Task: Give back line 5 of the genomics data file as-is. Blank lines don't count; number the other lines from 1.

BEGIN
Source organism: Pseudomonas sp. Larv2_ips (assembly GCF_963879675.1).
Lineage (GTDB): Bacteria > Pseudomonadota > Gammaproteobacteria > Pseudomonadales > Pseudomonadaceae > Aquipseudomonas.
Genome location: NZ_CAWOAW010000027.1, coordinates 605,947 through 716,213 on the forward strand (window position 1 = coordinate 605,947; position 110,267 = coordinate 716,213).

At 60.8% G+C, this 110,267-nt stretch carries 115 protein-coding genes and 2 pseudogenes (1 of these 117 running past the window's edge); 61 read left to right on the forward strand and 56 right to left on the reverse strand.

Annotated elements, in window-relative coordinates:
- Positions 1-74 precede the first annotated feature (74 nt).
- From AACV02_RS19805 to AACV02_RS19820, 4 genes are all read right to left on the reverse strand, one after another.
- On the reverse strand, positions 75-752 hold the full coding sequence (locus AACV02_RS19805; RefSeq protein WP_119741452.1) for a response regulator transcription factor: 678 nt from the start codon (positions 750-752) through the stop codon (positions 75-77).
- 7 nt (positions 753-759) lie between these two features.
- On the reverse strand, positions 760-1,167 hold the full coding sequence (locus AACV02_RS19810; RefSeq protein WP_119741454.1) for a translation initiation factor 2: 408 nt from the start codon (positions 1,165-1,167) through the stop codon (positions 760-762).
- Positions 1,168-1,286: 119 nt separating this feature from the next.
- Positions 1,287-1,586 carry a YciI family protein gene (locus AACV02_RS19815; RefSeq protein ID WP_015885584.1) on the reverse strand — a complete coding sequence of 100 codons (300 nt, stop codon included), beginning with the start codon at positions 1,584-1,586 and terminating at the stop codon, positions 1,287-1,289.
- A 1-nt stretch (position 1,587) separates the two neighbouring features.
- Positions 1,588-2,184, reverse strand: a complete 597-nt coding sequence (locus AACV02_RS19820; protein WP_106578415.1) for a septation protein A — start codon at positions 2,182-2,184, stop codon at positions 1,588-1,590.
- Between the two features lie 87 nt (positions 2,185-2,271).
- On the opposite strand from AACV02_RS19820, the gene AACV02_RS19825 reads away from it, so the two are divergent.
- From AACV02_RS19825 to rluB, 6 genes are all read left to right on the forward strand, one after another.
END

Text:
Annotated elements, in window-relative coordinates: